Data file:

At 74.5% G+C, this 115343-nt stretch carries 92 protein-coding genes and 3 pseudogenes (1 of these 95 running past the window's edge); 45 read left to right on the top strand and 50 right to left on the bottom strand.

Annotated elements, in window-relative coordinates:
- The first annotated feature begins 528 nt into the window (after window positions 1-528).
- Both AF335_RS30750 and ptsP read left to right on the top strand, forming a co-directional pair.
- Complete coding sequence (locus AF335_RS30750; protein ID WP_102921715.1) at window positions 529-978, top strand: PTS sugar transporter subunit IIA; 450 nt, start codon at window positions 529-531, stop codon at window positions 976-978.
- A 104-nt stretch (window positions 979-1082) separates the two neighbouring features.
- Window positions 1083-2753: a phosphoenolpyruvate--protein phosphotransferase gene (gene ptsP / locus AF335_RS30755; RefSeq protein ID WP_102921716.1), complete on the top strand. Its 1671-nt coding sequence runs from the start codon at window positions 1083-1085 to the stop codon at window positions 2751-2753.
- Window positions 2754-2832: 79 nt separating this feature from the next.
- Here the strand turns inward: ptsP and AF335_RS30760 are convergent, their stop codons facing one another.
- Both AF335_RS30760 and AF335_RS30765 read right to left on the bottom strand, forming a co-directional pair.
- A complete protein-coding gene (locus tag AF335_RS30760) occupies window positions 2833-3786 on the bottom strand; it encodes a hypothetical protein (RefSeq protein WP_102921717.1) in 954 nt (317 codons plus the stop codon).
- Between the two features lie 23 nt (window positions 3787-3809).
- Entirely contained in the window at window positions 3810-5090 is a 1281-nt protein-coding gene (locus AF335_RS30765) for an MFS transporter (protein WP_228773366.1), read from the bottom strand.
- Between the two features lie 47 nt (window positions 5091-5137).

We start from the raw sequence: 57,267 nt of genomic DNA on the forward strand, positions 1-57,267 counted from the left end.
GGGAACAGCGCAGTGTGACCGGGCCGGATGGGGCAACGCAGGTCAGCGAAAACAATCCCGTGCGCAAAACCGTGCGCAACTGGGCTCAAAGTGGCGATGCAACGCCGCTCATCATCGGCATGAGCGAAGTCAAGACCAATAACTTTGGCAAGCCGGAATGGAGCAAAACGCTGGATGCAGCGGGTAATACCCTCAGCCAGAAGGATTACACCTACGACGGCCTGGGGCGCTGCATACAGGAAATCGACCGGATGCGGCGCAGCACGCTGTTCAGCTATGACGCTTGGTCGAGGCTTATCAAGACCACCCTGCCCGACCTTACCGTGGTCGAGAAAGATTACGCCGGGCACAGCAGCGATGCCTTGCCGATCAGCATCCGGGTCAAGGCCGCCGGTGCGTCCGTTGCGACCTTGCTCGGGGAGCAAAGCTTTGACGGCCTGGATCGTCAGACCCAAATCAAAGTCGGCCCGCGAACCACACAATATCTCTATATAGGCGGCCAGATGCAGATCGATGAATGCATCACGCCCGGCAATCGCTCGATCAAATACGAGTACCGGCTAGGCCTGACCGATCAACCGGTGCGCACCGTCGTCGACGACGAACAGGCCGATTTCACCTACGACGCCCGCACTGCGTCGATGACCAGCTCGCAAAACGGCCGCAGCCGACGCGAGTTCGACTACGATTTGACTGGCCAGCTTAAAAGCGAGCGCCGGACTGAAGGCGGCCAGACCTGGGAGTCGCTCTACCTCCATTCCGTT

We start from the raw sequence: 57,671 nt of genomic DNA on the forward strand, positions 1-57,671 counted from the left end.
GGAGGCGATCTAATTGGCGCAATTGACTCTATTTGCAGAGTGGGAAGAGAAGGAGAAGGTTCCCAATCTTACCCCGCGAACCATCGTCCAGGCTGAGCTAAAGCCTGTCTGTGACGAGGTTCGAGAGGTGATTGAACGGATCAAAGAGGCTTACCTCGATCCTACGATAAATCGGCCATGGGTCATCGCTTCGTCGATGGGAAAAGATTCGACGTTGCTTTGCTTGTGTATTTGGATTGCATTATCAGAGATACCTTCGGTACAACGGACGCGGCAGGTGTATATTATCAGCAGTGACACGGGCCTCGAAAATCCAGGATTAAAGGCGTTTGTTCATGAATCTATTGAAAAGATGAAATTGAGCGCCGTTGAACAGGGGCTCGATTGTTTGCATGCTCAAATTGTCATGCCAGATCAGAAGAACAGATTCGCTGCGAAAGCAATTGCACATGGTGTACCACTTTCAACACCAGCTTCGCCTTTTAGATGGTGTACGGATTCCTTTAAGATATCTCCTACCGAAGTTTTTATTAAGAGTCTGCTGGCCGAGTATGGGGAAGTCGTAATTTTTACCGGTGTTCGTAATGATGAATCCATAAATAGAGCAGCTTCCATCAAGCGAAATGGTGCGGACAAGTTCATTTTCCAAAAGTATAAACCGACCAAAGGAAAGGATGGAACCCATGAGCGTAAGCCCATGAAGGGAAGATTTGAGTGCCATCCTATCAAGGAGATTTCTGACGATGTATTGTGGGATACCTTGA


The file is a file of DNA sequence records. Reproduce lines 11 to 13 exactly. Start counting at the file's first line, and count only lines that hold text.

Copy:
- A complete protein-coding gene (locus tag AF335_RS30760) occupies window positions 2833-3786 on the bottom strand; it encodes a hypothetical protein (RefSeq protein WP_102921717.1) in 954 nt (317 codons plus the stop codon).
- Between the two features lie 23 nt (window positions 3787-3809).
- Entirely contained in the window at window positions 3810-5090 is a 1281-nt protein-coding gene (locus AF335_RS30765) for an MFS transporter (protein WP_228773366.1), read from the bottom strand.